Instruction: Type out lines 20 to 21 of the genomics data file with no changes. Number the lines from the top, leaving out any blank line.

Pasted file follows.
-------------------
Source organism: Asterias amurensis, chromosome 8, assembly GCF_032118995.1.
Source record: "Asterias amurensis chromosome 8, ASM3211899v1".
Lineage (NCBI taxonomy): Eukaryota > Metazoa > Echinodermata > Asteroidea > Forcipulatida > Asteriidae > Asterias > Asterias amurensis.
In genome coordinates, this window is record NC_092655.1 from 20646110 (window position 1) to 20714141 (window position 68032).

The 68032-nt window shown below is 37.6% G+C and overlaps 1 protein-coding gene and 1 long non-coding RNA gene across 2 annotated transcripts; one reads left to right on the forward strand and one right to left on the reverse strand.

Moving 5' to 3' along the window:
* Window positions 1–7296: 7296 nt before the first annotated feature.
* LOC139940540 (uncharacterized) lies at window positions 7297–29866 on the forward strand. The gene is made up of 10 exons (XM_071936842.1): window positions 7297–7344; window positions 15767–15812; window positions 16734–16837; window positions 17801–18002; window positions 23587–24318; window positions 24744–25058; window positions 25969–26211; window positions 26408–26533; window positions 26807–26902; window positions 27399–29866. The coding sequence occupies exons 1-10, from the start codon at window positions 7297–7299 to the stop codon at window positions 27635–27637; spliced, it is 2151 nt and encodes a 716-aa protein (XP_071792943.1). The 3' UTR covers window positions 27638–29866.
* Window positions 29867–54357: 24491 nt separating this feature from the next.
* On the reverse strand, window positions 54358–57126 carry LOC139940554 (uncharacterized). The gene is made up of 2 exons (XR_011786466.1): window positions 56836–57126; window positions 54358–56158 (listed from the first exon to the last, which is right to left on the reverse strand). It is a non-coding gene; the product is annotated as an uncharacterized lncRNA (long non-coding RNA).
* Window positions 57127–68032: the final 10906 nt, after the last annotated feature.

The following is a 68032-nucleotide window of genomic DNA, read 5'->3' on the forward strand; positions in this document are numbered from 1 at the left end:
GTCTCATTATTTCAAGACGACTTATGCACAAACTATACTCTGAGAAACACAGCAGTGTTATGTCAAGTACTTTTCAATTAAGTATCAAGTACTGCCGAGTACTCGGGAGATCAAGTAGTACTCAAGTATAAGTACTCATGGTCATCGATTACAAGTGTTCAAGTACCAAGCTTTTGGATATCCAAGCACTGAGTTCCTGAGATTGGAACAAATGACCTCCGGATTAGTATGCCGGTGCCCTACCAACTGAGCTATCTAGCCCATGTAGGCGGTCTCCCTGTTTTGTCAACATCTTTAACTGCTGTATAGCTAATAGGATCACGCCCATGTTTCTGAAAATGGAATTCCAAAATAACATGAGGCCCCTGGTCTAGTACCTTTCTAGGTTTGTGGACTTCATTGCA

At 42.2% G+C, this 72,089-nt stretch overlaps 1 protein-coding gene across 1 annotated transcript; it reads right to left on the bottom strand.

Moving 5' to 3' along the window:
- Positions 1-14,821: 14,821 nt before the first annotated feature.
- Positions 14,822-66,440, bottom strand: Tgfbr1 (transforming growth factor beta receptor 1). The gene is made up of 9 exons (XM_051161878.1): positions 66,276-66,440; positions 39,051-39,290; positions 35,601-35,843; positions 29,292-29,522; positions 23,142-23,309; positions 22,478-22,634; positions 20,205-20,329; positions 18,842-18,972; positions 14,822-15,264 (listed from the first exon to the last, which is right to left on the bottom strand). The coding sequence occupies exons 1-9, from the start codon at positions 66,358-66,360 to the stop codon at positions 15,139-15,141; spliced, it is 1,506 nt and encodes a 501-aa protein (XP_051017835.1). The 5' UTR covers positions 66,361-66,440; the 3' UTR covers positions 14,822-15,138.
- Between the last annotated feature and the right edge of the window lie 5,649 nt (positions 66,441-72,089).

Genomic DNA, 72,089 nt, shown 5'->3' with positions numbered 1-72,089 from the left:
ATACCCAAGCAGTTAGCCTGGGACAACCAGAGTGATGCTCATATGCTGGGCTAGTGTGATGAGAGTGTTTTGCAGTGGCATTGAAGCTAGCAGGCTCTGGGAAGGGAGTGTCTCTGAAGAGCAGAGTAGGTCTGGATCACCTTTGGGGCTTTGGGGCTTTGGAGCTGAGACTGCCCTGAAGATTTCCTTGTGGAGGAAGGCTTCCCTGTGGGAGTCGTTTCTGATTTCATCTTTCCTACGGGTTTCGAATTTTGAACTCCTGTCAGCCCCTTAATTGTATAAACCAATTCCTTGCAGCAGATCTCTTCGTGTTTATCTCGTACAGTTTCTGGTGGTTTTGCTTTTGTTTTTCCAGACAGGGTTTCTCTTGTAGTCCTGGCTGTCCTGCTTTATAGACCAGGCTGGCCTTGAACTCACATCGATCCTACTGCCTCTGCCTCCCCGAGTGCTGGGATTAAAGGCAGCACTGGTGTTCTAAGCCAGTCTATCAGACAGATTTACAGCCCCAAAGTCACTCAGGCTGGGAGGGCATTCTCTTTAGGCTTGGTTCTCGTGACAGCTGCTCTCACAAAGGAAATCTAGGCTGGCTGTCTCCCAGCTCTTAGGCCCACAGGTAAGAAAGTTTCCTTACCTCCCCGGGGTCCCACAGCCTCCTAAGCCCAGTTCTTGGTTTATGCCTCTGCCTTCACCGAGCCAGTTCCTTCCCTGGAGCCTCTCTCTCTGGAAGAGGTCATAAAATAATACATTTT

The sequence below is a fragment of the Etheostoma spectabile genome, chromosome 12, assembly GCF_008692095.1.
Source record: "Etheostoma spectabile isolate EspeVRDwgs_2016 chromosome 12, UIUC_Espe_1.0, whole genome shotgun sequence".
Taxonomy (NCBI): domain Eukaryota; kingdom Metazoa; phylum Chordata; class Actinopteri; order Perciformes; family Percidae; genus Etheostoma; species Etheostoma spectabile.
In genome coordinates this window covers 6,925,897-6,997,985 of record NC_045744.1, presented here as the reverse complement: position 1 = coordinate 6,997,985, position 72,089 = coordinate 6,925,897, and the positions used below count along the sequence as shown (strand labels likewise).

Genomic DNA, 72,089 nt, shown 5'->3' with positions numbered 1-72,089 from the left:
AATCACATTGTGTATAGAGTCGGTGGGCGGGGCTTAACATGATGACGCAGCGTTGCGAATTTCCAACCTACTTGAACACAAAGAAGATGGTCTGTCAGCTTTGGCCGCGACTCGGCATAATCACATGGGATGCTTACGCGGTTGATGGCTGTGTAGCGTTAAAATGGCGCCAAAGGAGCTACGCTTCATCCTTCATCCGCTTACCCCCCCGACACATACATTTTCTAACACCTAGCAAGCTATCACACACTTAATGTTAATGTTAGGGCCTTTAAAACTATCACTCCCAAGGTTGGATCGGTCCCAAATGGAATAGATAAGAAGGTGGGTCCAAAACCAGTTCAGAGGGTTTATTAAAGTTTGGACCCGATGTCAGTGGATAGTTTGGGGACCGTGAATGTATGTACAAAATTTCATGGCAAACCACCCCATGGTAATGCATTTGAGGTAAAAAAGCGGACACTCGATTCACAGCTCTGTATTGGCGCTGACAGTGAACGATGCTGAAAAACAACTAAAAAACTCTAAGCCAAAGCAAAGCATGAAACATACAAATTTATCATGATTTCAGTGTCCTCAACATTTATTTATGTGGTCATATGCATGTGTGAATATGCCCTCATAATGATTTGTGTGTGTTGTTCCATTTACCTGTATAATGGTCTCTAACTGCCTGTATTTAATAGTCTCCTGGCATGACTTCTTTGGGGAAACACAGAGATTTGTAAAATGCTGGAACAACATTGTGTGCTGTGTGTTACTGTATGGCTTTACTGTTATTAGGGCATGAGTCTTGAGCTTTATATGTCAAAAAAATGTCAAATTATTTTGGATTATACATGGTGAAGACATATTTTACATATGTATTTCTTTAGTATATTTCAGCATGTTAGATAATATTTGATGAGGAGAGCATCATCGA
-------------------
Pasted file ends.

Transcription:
ATACCCAAGCAGTTAGCCTGGGACAACCAGAGTGATGCTCATATGCTGGGCTAGTGTGATGAGAGTGTTTTGCAGTGGCATTGAAGCTAGCAGGCTCTGGGAAGGGAGTGTCTCTGAAGAGCAGAGTAGGTCTGGATCACCTTTGGGGCTTTGGGGCTTTGGAGCTGAGACTGCCCTGAAGATTTCCTTGTGGAGGAAGGCTTCCCTGTGGGAGTCGTTTCTGATTTCATCTTTCCTACGGGTTTCGAATTTTGAACTCCTGTCAGCCCCTTAATTGTATAAACCAATTCCTTGCAGCAGATCTCTTCGTGTTTATCTCGTACAGTTTCTGGTGGTTTTGCTTTTGTTTTTCCAGACAGGGTTTCTCTTGTAGTCCTGGCTGTCCTGCTTTATAGACCAGGCTGGCCTTGAACTCACATCGATCCTACTGCCTCTGCCTCCCCGAGTGCTGGGATTAAAGGCAGCACTGGTGTTCTAAGCCAGTCTATCAGACAGATTTACAGCCCCAAAGTCACTCAGGCTGGGAGGGCATTCTCTTTAGGCTTGGTTCTCGTGACAGCTGCTCTCACAAAGGAAATCTAGGCTGGCTGTCTCCCAGCTCTTAGGCCCACAGGTAAGAAAGTTTCCTTACCTCCCCGGGGTCCCACAGCCTCCTAAGCCCAGTTCTTGGTTTATGCCTCTGCCTTCACCGAGCCAGTTCCTTCCCTGGAGCCTCTCTCTCTGGAAGAGGTCATAAAATAATACATTTT

The sequence below is a fragment of the Etheostoma spectabile genome, chromosome 12, assembly GCF_008692095.1.